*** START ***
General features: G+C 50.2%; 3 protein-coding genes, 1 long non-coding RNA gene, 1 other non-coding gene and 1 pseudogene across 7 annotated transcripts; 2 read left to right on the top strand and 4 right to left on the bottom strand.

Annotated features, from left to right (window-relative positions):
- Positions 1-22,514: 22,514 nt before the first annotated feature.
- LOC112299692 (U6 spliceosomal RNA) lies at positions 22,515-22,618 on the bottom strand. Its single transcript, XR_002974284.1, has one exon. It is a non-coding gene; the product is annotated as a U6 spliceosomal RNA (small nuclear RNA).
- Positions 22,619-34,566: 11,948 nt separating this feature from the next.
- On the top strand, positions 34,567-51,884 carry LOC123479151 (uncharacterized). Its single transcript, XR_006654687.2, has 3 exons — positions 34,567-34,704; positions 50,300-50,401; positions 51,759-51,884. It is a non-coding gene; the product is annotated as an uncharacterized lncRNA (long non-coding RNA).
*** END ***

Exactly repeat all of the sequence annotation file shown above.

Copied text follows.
General features: G+C 50.2%; 3 protein-coding genes, 1 long non-coding RNA gene, 1 other non-coding gene and 1 pseudogene across 7 annotated transcripts; 2 read left to right on the top strand and 4 right to left on the bottom strand.

Annotated features, from left to right (window-relative positions):
- Positions 1-22,514: 22,514 nt before the first annotated feature.
- LOC112299692 (U6 spliceosomal RNA) lies at positions 22,515-22,618 on the bottom strand. Its single transcript, XR_002974284.1, has one exon. It is a non-coding gene; the product is annotated as a U6 spliceosomal RNA (small nuclear RNA).
- Positions 22,619-34,566: 11,948 nt separating this feature from the next.
- On the top strand, positions 34,567-51,884 carry LOC123479151 (uncharacterized). Its single transcript, XR_006654687.2, has 3 exons — positions 34,567-34,704; positions 50,300-50,401; positions 51,759-51,884. It is a non-coding gene; the product is annotated as an uncharacterized lncRNA (long non-coding RNA).